From the Wall Street Journal (subscription required) to the cartoon people interviewed on TV with zippy music, a recent theme in the financial press is that it’s “madness” to build a portfolio using the traditional method of setting an asset allocation and sticking with that strategy through market choppiness. No, these experts say, the market crisis proves you need to day-trade your way to investment success.
I guess I’d ask these folks who they think will be on the other side of their trades? It won’t be the buy-and-hold investors, since they are, for the most part, buying and holding. In all likelihood, it will be someone else who’s “actively managing their portfolio for success.”
As I see it, the problem is that with each trade, both sides of the deal are out a commission, and only one side is going to get the better of the exchange. Barring a significant informational advantage, the odds of winning that game are 50/50, before costs. When investors leave the world of “buy and hold” and enter the world of “buy and sell,” they exchange the prospect of being compensated to bear risks for the prospect of, well, just taking risks.
Many find it hard to accept that there really isn’t much that needs to be done on a day-to-day basis to create a successful investment portfolio. The passivity of buy-and-hold seems like surrender. But it’s important to remember that “buy and hold,” as Vanguard talks about it, isn’t just sitting tight no matter what.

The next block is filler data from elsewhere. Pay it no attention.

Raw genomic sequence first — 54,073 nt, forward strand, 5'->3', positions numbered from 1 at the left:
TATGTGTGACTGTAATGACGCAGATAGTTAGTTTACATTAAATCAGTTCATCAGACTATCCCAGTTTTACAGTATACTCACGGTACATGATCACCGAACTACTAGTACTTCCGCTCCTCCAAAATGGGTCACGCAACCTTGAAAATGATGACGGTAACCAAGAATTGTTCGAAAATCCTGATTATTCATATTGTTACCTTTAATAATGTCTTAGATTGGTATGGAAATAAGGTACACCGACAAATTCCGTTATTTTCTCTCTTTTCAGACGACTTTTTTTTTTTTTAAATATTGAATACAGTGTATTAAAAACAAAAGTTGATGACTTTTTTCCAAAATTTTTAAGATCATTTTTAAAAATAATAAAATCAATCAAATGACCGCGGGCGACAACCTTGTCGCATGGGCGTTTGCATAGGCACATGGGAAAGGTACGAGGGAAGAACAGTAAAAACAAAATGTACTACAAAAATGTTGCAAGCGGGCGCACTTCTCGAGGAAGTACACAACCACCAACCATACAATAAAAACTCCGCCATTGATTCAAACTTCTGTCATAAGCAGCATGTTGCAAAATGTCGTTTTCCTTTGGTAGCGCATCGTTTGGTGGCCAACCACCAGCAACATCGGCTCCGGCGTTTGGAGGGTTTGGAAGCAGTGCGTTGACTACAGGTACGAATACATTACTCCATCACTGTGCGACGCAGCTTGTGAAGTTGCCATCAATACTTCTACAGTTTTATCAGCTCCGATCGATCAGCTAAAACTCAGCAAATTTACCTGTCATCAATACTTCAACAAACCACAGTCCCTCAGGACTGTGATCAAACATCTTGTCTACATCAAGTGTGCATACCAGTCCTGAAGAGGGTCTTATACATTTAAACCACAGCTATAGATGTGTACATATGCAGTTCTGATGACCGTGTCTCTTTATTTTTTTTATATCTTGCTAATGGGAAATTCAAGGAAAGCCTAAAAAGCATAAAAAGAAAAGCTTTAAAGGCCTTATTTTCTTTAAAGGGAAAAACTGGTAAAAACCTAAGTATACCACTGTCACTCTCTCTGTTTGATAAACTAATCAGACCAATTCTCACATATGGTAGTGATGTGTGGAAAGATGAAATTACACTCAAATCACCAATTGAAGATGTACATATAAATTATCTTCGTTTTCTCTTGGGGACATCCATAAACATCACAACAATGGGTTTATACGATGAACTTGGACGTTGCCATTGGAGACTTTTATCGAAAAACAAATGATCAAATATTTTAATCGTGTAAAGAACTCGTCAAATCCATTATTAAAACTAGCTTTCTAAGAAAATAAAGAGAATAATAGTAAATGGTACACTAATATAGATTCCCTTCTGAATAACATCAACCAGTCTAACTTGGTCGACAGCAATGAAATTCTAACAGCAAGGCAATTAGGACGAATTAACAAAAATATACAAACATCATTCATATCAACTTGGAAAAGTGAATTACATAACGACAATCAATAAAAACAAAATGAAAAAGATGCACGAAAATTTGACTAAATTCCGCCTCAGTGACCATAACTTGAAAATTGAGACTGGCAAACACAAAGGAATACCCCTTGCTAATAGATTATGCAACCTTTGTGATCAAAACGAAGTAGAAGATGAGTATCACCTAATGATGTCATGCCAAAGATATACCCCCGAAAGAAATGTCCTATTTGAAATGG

While some finance theory does point in that direction, in my view, rebalancing to a strategic asset allocation is a very important part of implementing a sensible strategy. But that doesn’t mean trading the portfolio every day. To me, it means looking at the portfolio periodically, perhaps once or twice a year, to determine whether the market has moved the portfolio from its target allocation. If so—and if the move is more than 5% or so—that means it’s time to rebalance. So, for many investors looking at their portfolios in the first quarter of this year, it was time to rebalance.
And wouldn’t you know it, given the market performance in March and April, rebalancing worked out very well. Of course, that’s not always the case, and catching a market upswing is never guaranteed. Sometimes rebalancing hurts you: If you had done it in December, the outcome would be a little different. But the point of rebalancing is not to catch the ups and downs; it’s to control risk and keep your portfolio aligned with the strategic target that you set to provide the right mix of risk and potential return.
The market ebbs and flows, and thrashing about in the midst of it is very much a waste of time and effort. In the end, the economy—and the productive capital in it—must be bought and held by someone. Constant ownership change doesn’t alter the productive capacity of the asset.
Despite all the noise and advertising, I think most investors do get it. And if the economy does recover, and the markets bounce back from this bear in a strong way, there’s a chance that instead of a new generation of “Depression babies” frightened out of the market forever, we’ll get a generation of investors who know it’s truly madness to pay attention to the hype and hyperbole, and better to stick with a balanced, diversified, strategic approach.
Maybe they won’t rename the Wall Street Journal the “Main Street Journal,” but one can always hope.
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